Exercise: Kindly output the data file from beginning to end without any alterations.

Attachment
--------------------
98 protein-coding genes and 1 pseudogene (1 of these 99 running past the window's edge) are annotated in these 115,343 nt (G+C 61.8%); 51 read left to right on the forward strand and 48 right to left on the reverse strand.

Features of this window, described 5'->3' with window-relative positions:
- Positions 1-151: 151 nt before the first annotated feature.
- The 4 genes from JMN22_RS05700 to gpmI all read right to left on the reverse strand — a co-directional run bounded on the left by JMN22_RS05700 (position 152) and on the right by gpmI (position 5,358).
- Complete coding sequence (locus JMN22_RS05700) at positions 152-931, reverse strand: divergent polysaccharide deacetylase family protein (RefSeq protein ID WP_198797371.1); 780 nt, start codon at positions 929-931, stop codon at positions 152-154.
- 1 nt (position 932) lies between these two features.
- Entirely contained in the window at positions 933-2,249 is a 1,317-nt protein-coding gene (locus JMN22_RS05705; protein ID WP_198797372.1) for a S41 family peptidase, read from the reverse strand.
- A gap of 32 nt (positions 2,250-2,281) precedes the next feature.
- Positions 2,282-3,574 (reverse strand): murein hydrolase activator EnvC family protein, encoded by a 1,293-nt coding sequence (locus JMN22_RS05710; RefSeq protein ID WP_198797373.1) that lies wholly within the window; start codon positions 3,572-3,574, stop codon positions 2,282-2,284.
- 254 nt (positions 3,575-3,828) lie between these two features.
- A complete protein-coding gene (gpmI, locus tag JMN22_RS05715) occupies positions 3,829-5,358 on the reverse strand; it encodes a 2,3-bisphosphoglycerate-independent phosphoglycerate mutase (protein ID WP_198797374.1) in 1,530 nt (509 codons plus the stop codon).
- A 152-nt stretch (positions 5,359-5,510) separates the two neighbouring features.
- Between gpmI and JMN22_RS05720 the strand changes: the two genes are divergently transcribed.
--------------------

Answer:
98 protein-coding genes and 1 pseudogene (1 of these 99 running past the window's edge) are annotated in these 115,343 nt (G+C 61.8%); 51 read left to right on the forward strand and 48 right to left on the reverse strand.

Features of this window, described 5'->3' with window-relative positions:
- Positions 1-151: 151 nt before the first annotated feature.
- The 4 genes from JMN22_RS05700 to gpmI all read right to left on the reverse strand — a co-directional run bounded on the left by JMN22_RS05700 (position 152) and on the right by gpmI (position 5,358).
- Complete coding sequence (locus JMN22_RS05700) at positions 152-931, reverse strand: divergent polysaccharide deacetylase family protein (RefSeq protein ID WP_198797371.1); 780 nt, start codon at positions 929-931, stop codon at positions 152-154.
- 1 nt (position 932) lies between these two features.
- Entirely contained in the window at positions 933-2,249 is a 1,317-nt protein-coding gene (locus JMN22_RS05705; protein ID WP_198797372.1) for a S41 family peptidase, read from the reverse strand.
- A gap of 32 nt (positions 2,250-2,281) precedes the next feature.
- Positions 2,282-3,574 (reverse strand): murein hydrolase activator EnvC family protein, encoded by a 1,293-nt coding sequence (locus JMN22_RS05710; RefSeq protein ID WP_198797373.1) that lies wholly within the window; start codon positions 3,572-3,574, stop codon positions 2,282-2,284.
- 254 nt (positions 3,575-3,828) lie between these two features.
- A complete protein-coding gene (gpmI, locus tag JMN22_RS05715) occupies positions 3,829-5,358 on the reverse strand; it encodes a 2,3-bisphosphoglycerate-independent phosphoglycerate mutase (protein ID WP_198797374.1) in 1,530 nt (509 codons plus the stop codon).
- A 152-nt stretch (positions 5,359-5,510) separates the two neighbouring features.
- Between gpmI and JMN22_RS05720 the strand changes: the two genes are divergently transcribed.